The ideal candidate will have a doctoral degree by the hire date in a discipline related to Early Childhood Education. This position will involve ECE conceptual knowledge and research expertise to design, conduct, oversee, and interpret research and to interface with elected and appointed officials as well as philanthropic partners. In addition, the candidate would need relevant professional experience in the field and/or policy research and demonstrated knowledge and expertise in ECE practice and policy. For more information, please see the full job posting.
University of Chicago researchers (Stephen W. Raudenbush, Marc Hernandez, Susan Goldin-Meadow, Christina Carrazza, Alan Foley, Debbie Leslie, Janet E. Sorkin, and Susan C. Levin) designed a procedure for teachers “to assess the skills of each child and tailor instruction to child-specific levels of skill. The procedure is iterative: Assess, teach, reassess, and teach, with three assessments per school year.”
The assessments enabled teachers to make informed evaluations and decisions “for the next phase of instruction.”
The researchers found “children in classrooms randomly assigned to this procedure gained substantially more in their numerical proficiency than did children in control classrooms.”
Researchers from the University of Haifa and the Bar-Ilan University wanted to know if “structured activities in MSA [Modern Standard Arabic] would advance kindergarteners’ MSA aptitude by the end of the school year.”
The “structured activities” involved students either repeatedly reciting or listening to nursery rhymes.
Comparing the achievement of students who experienced the structured activity intervention to a control group of peers who experienced a “nonlinguistic activity of similar length,” the students who received the intervention “improved their performance at the postintervention assessment in all tests of MSA aptitude and outperformed the control group in receptive and expressive vocabulary and listening comprehension.”
The researchers suggest their results “highlight the contribution of structured interventions based on rhyme repetition to MSA proficiency of kindergarteners” and “that reciting may be superior to listening in advancing language proficiency in preschoolers.”
Nicole R. Scalise and Geetha B. Ramani of the University of Maryland and Emily N. Dauber of Rutgers University—Newark examined “the effectiveness of numerical card games in improving children’s numerical and executive functioning skills.” Their results “suggest that a brief, low-cost intervention can successfully improve the numerical skills of low-income children.”
Natalie Baughman, Susan L Prescott, and Rosanna Rooney from Australia reviewed research on interventions for preventing anxiety and depression in early childhood. They focused on “interventions that could be delivered universally in the school context to children aged 4-6 years or their parents.” While finding only six programs fitting the criteria, the results “suggest that intervention and prevention efforts in early childhood are needed and can be effective in terms of reducing the burden associated with internalizing symptoms in childhood, at least in the short term.”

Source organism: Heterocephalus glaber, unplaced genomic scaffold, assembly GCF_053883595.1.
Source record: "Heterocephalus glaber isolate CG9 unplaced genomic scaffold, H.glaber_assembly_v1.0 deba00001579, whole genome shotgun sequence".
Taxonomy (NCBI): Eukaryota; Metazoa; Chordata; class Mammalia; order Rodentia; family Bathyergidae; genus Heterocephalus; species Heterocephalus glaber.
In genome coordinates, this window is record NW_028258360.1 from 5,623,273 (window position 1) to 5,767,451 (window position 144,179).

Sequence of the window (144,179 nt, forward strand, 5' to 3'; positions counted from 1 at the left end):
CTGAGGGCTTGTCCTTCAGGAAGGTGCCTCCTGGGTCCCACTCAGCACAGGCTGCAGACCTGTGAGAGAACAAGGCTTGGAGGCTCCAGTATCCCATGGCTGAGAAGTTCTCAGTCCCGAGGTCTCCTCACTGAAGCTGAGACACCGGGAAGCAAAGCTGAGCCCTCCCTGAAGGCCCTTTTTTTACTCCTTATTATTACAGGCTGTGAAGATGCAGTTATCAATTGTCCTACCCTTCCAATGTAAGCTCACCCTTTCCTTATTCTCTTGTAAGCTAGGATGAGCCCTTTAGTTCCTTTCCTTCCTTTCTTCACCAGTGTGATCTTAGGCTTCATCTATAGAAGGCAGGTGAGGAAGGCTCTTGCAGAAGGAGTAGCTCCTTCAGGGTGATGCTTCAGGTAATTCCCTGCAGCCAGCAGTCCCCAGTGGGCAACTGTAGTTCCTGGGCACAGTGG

MyTeachingPartner (MTP) is an effective professional development intervention for preschool teachers, “however, previous research has suggested that both teacher and contextual factors may moderate the effectiveness of PD interventions like MTP.”
Seeking to learn which preschool teachers will benefit the most from an MTP intervention, Benjamin L. Bayly of the Pennsylvania State University and Eleanor Dizon, Gitanjali Shrestha, Crystal Lederhos Smith, Senait Tekle, and Brittany Rhoades Cooper of Washington State University “identified subgroups of teachers … based on the fulfillment of their three basic needs: competence, autonomy, and relatedness” and then “tested the effect of MTP, latent class membership, and the MTP by latent class interaction on the quality of teacher emotional and instructional support.”
Finding “MTP was most effective for instructional support for teachers from the Confident and Supported class,” their “results suggest teacher and contextual factors in concert are important in optimizing the effectiveness of PD.”
- Director, Early Educator Investment Collaborative
- RISER Pre-Doctoral Fellows: Researchers Investigating Sociocultural Equity and Race (RISER): Network for Research, Policy, & Practice on Black Child Development & Learning
- Open-Rank Faculty Positions. The University of Maryland School of Social Work is accepting applications for tenure track faculty positions at the assistant, associate, or full professor level.
- Assistant Professor in Applied Developmental Science, Tufts University, School of Arts & Sciences, Child Study & Human Development